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Beached: Dairy Pollution & Toxic Water

Vermont’s Department of Health would like beach-goers, swimmers, and water recreationalists of all types to add another item to their aquatic planning: check the state’s “Cyanobacteria Tracker” website to see if the river, pond or lake they’re seeking to enjoy isn’t too toxic for them or their pets. And check it frequently, they advise, especially in the summer months when cyanotoxins are at their highest levels. Other than that, enjoy the water.

This is not good. There is a deep discordance between the marketing of Vermont’s waterways as clean and pure and the dire warnings from the Department of Health about acute water toxicity, particularly at the more than 100 Vermont lakes and rivers dirty enough to be classified by the EPA as “impaired.” It spells doom for Vermont’s outdoor tourism industry, built upon an image of reverence for our land and water.

It is accepted science that more than half of Vermont’s water woes are the direct result of agricultural practices employed by mega-dairies, from poor manure management to excessive use of fertilizers. It is perhaps the greatest warning sign yet to Vermonters that the impacts of industrial dairy production reach far beyond the farm, threatening not just our image of being protectorates of our natural resources but are ability to enjoy them.

Vermont’s waterways are monitored for health and safety in a number of ways. One is by calculating the ratio of carbon, nitrogen and phosphorus found in phytoplankton, a nutrient check of sorts. It’s called the Redfield ratio, and healthy bodies of water have about 16-to-20 parts of nitrogen to every part of phosphorus. By comparison, many sections of Lake Champlain and other popular Vermont rivers and lakes will show ratios closer to 10-to-1, a phosphorus-rich blend that promotes the growth of the toxic blue-green algae known as cyanobacteria.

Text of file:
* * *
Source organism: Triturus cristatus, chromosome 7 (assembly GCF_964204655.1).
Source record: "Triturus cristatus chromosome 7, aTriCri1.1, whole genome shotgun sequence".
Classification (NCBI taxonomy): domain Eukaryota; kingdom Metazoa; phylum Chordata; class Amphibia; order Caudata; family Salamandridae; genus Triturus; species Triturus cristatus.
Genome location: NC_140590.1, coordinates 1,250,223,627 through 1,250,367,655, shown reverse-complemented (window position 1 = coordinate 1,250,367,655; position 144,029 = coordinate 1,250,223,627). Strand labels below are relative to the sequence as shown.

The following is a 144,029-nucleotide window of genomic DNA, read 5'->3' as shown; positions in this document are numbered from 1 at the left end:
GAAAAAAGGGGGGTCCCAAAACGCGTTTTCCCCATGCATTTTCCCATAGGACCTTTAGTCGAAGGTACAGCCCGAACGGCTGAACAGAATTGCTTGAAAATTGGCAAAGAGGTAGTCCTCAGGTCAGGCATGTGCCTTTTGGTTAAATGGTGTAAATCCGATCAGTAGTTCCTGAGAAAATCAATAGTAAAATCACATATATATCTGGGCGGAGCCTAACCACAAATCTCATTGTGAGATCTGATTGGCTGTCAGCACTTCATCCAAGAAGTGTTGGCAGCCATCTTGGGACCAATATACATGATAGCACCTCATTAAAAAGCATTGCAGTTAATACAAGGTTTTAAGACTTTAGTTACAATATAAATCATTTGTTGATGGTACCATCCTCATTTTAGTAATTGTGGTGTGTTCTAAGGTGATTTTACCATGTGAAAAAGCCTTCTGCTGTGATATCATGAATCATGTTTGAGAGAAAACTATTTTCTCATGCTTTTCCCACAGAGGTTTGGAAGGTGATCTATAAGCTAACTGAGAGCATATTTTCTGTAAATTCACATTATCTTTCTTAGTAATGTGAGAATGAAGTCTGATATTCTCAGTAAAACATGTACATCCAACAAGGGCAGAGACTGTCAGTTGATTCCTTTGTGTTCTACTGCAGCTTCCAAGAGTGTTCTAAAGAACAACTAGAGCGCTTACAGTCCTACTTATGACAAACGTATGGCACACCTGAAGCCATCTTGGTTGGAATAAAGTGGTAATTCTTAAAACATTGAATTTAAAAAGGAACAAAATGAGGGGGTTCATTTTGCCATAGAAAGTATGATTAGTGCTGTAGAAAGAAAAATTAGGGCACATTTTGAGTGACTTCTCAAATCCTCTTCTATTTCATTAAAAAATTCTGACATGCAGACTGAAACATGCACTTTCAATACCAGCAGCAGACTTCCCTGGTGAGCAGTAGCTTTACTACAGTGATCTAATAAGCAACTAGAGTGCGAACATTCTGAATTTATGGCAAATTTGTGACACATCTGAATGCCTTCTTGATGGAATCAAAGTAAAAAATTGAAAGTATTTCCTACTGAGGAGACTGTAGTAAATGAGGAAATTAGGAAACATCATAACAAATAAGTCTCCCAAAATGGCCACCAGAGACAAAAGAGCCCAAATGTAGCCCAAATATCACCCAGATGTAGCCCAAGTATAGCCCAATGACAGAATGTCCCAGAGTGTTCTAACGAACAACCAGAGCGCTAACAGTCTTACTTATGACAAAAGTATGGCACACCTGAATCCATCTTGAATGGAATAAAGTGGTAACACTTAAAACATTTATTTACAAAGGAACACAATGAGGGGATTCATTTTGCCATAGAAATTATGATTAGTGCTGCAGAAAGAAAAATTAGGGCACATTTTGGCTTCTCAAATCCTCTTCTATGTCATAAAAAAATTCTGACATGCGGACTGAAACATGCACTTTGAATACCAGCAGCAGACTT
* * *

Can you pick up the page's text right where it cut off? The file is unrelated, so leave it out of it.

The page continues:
Cyanobacteria and the toxins they emit can cause a host of health problems, from the relatively minor like rashes or a sore throat to more serious stomach problems. Dogs – and certainly wildlife — have died from ingesting the cyanotoxins found in Vermont’s waters.

The Vermont Department of Health pulls no punches when it comes to warning people about the extreme dangers of coming into contact with these toxins, including a rather ominous spotlight it puts on “cyanobacteria and neurological diseases.” The fact sheet linked to its tracker website includes this swimming killjoy:

“BMAA is an amino acid produced by some cyanobacteria. Researchers are testing the hypothesis of a link between BMAA exposure and ALS. This research is very preliminary and has not been proven. The Health Department will continue to review information as it becomes available.”

It’s why the Vermont Department of Health is taking the issue so seriously, working with nonprofits and concerned citizens to collect and share as much information as possible about cyanobacteria outbreaks. Its “Cyanobacteria Tracker” site is a sobering and valuable tool, by highlighting the dangers, providing information necessary to help identify these bacterial blooms, and giving clear warnings about the state of our waterways.

Last summer (2017), the “Cyanobacteria Tracker” site had hundreds of warnings about public waterways it has declared to be at “low alert” or “high alert” levels for cyanobacteria toxins. It’s a frightening commentary on the way we’ve allowed dairy farms to become so big as to be antithetical to any reasonable ecological or animal welfare standards. Vermont beaches are closed or on their way to being closed because of the way the state has allowed dairy farms to grow beyond recognition, with smaller farms being gobbled up and thousands of cows put under a single roof, where cows never put a hoof on pasture – ever. Sadly, cows on grass are a thing of the past in Vermont’s industrial, nonorganic dairying.

And the results are as obvious as beach closures and health warnings about even touching the water we once splashed in and drank from without fear. Vermont shouldn’t be in a position of asking beach-goers to check the toxic profile of the water they’re seeking to enjoy. That’s not the Vermont any of us want.